Australia Sets Up Simulated Refugee Camp in Melbourne བོད་སྐད།

A simulated refugee camp has been set up in Melbourne to show Australians the sort of hardship suffered by millions of people around the world. "Refugee Realities" is the work of the charity Oxfam. The camp is set in an artificial desert, with fake landmines and security checkpoints. From Sydney, Phil Mercer reports.

Visitors to the simulated camp in Melbourne are faced with the realities that confront millions of refugees around the world. How would they cope if they lost their home, their family and their means of finding food and shelter?

The demonstration aims to give Australians a greater understanding of those who have been displaced.

"This is a desert and it's also a landmine field," said the project's director Stephanie Cousins. "The idea in this space is to, I guess, give people a sense of how unsettling it would feel fleeing in a dangerous setting where they can't be sure of their footing. It's based on the true stories of former refugees now living in Australia."

Since the end of the Second World War about 675,000 people have been resettled in Australia under official humanitarian programs.

The government in Canberra accepts about 13,000 refugees every year.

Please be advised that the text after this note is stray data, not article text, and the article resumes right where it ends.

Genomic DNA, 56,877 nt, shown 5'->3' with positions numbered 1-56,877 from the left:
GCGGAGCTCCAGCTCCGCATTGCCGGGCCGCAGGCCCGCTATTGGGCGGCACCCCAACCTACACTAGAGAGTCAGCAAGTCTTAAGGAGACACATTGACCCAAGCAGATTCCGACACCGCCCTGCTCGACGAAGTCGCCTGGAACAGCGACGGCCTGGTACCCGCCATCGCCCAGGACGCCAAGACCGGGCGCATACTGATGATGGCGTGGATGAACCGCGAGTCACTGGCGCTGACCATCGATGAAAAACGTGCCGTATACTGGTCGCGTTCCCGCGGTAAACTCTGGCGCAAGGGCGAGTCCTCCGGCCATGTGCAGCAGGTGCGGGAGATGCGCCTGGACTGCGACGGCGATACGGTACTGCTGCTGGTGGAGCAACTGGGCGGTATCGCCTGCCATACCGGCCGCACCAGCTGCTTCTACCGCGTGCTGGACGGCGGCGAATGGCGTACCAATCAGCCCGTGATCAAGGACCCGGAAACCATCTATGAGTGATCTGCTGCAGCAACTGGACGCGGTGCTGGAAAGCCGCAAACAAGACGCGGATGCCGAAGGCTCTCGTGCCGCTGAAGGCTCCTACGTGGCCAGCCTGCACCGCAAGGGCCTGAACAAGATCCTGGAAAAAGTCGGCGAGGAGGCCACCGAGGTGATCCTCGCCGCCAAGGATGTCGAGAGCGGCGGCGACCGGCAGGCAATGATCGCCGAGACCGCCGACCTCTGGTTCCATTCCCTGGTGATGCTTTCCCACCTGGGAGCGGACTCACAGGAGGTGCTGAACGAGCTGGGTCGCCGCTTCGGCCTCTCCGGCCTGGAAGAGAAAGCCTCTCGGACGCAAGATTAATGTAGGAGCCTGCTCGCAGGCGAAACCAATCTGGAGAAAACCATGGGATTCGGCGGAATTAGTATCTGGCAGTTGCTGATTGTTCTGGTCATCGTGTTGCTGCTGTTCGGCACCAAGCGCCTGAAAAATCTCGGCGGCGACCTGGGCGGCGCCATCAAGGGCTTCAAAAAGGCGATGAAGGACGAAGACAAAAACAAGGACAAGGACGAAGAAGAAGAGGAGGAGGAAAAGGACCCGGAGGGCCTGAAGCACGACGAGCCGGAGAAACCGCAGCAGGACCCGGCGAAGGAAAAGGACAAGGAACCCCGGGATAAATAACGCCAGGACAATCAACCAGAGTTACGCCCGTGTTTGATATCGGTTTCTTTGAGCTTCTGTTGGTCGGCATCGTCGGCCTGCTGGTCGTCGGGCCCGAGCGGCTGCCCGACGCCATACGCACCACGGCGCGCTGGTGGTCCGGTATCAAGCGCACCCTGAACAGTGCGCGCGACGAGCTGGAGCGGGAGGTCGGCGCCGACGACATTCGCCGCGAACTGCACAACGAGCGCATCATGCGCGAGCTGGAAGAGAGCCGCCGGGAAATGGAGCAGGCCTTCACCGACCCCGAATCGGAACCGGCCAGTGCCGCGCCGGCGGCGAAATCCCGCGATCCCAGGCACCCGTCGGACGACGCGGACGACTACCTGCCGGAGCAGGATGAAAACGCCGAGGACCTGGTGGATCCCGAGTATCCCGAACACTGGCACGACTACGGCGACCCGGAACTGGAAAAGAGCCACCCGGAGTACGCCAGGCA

Nyadol Nyuon arrived in Australia in 2004 and is studying for a Bachelor of Arts degree. She was born in Ethiopia and spent 15 years living in a refugee camp in Kenya. She hopes that Oxfam's interactive program in Melbourne will help the Australian community appreciate the hardship she experienced.

"It actually brings tears to my eyes to realize I've gone through such a life, and now I'm in Australia, it makes me realize that finally you kind of have something that makes you more human," she said. "For the people that come here, I want them to look around and try to understand and try to kind of embrace the strength of refugee people, because it's only through embracing the strength that you can actually respect them."

Studies have found that many Australians have ambivalent attitudes toward refugees and asylum seekers. There are, though, many community groups dedicated to helping newcomers rebuild their often tattered lives.

Charities estimate that 34 million people are currently displaced because of war and crisis around the world.